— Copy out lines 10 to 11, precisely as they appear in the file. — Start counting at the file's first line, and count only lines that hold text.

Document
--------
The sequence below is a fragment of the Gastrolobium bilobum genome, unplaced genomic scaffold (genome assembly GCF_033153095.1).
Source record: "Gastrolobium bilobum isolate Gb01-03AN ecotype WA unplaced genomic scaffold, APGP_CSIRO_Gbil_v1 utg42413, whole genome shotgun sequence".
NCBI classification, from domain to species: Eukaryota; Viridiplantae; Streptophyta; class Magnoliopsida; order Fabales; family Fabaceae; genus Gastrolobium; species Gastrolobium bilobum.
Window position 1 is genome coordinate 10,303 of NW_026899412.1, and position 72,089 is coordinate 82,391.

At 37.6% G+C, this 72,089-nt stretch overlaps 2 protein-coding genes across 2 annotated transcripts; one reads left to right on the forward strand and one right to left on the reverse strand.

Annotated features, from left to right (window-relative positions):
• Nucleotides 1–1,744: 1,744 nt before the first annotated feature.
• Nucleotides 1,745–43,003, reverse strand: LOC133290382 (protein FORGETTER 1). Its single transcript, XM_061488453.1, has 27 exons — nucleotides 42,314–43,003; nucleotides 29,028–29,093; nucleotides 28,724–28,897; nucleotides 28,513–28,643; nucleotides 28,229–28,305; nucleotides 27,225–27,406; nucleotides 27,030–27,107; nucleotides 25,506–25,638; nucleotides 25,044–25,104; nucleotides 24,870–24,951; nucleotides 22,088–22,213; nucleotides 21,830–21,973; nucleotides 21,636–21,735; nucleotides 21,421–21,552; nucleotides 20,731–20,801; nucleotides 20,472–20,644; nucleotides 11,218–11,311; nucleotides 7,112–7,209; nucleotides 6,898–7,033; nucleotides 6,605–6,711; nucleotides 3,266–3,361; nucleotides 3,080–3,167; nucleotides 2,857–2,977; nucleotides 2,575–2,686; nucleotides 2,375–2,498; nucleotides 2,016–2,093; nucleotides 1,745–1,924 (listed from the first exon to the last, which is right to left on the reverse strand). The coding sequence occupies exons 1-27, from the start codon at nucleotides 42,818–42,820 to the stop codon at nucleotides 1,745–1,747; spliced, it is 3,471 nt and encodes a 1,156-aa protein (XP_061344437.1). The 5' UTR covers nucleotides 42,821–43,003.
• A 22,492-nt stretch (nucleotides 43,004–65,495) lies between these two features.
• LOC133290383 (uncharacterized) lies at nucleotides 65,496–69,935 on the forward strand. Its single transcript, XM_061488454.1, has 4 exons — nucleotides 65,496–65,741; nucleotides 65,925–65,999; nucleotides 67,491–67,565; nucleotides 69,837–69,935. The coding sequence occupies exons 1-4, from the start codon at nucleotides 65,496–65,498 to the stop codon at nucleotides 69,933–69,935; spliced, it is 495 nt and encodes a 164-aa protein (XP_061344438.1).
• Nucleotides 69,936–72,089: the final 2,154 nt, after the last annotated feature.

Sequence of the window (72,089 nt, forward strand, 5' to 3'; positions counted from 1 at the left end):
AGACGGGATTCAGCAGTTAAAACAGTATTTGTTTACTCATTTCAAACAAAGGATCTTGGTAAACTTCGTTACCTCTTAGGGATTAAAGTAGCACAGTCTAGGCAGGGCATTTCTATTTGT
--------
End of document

• LOC133290383 (uncharacterized) lies at nucleotides 65,496–69,935 on the forward strand. Its single transcript, XM_061488454.1, has 4 exons — nucleotides 65,496–65,741; nucleotides 65,925–65,999; nucleotides 67,491–67,565; nucleotides 69,837–69,935. The coding sequence occupies exons 1-4, from the start codon at nucleotides 65,496–65,498 to the stop codon at nucleotides 69,933–69,935; spliced, it is 495 nt and encodes a 164-aa protein (XP_061344438.1).
• Nucleotides 69,936–72,089: the final 2,154 nt, after the last annotated feature.